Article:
No. 7: Oklahoma, Sept. 29, 1962
Muddling through the toughest stretch in Notre Dame program history, the struggling Irish were coming off a 12-18 record the previous three years under head coach Joe Kuharich when they opened the 1962 season against Oklahoma, leaving the Irish a prohibitive underdog in this road matchup against the mighty Sooners.
With Notre Dame leading 13-7 midway through the fourth quarter, Oklahoma methodically moved downfield toward a potential game-winning touchdown, using 13 plays to set up a first-and-goal from the Irish three.
Notre Dame tackles Bob Lehmann, Frank Budka and Jim Kelly held the Sooners powerful running game to just two yards on the first three plays of the goal-to-go series, setting up a fourth-and-everything from the one-yard line.
In what turned out to be a risky play call, Oklahoma fumbled a pitchout at the 12-yard line where Frank Minik fell on the ball for Notre Dame to secure the six-point upset win.
The goal line stand and the unlikely Irish victory was expected to breathe some new life into the Notre Dame program, but four consecutive losses to follow this game and a 5-5 finish in the 1962 season marked the end of the Kuharich coaching era.
No. 6: Penn State, Nov. 14, 1992
In a legendary game still placed among the best and most dramatic victories in Notre Dame history, “The Snow Bowl” remains as memorable for the inclement weather as it does for the final outcome.
Blanketed in white from a snow squall parked over Notre Dame Stadium most of the game, the No. 8 Irish held a slim 9-6 lead over No. 22 Penn State with only about 10 minutes left in the game when the Nittany Lions had a first-and-goal at the Irish one.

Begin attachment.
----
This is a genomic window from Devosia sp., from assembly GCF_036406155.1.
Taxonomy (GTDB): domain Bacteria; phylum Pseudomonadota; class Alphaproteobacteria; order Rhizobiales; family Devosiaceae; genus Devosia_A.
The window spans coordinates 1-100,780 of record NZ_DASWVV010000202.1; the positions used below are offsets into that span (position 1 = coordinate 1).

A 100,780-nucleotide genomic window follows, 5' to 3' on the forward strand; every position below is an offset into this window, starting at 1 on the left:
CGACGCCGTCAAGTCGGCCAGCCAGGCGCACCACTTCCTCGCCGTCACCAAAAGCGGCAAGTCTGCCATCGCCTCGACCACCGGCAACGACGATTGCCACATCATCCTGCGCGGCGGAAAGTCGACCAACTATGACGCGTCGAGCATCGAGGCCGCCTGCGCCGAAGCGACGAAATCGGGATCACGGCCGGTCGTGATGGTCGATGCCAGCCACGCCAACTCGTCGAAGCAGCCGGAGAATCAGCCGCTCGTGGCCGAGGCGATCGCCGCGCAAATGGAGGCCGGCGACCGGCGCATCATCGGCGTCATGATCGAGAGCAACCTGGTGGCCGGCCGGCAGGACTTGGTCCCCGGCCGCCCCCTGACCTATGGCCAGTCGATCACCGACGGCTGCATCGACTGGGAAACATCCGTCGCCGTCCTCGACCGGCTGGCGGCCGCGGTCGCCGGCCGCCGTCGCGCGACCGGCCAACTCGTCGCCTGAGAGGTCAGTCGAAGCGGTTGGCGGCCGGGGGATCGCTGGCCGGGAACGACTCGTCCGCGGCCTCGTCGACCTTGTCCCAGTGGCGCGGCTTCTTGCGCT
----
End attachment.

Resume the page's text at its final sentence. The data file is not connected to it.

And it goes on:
On first down, Penn State tailback Richie Anderson tried to leap over the scrum pile and into the end zone but was met head-on by safety Jeff Burris for no gain. After a two-yard loss on second down and an incomplete pass on third-down, the Nittany Lions were forced to settle for a short field goal to tie instead of taking a four-point lead with a touchdown.
Holding Penn State to three points instead of seven with this goal line stand proved critical because the Nittany Lions added a touchdown to go up 16-9 before Notre Dame answered with a scoring pass from quarterback Rick Mirer to Jerome Bettis, followed by a two-point conversion completion from Mirer to tailback Reggie Brooks with 20 seconds left in the game to secure a 17-16 win for the Irish.
No. 5: Colorado, Jan. 1, 1990
In an Orange Bowl matchup in Miami that unexpectedly turned into a defensive battle between two of the best offensive teams in the country, top-ranked Colorado (11-0) worked its way to a 1st-and-goal on the Irish one-yard line late in a scoreless first half.
With no points on the board and the game clock winding down to halftime, Colorado halfback Eric Bieniemy tried to dive over the top of the Irish defense and into the end zone but was met squarely and dropped promptly by Notre Dame safety D’Juan Francisco for no gain.
Buffaloes quarterback Darian Hagan was subsequently stopped cold for no gain on a second-down keeper. And on third down, Irish defensive lineman Troy Ridgley forced an errant pitch that bounced out of bounds at the Irish three.
Colorado set up for a field goal on fourth down, but instead called a fake kick with holder Jeff Campbell trying to take the snap and run it in. But the Irish defense again held when Ridgley brought Campbell down just short of the end zone.
Notre Dame parlayed this goal line stand into a balanced second half, a 21-6 victory, a 12-1 record, and a No. 2 ranking in the final Associated Press Poll behind national champion Miami.
No. 4: Washington, Oct. 3, 2009
In a series of plays and a defensive stop that many would consider the highlight of a difficult final season for head coach Charlie Weis, Washington was leading 24-22 and on the verge of a two-score lead with a first-and-goal at Notre Dame’s one-yard line.
On first down, Washington halfback Chris Polk lost one yard on a stop by Irish tackle Ethan Johnson. A second-down pass by Huskies quarterback Jake Locker fell incomplete and Locker was held for no gain on a third-down keeper that forced a field goal attempt. The kick was good, but the points were taken off the board and Washington was back on the offensive from the Irish one after Notre Dame was called for a rare roughing-the-snapper penalty.
Similarly to the previous goal line stand that forced the first field goal attempt, Polk was stuffed for no gain on first down. Notre Dame then benefitted from a false start penalty on second down that pushed the ball back to the six.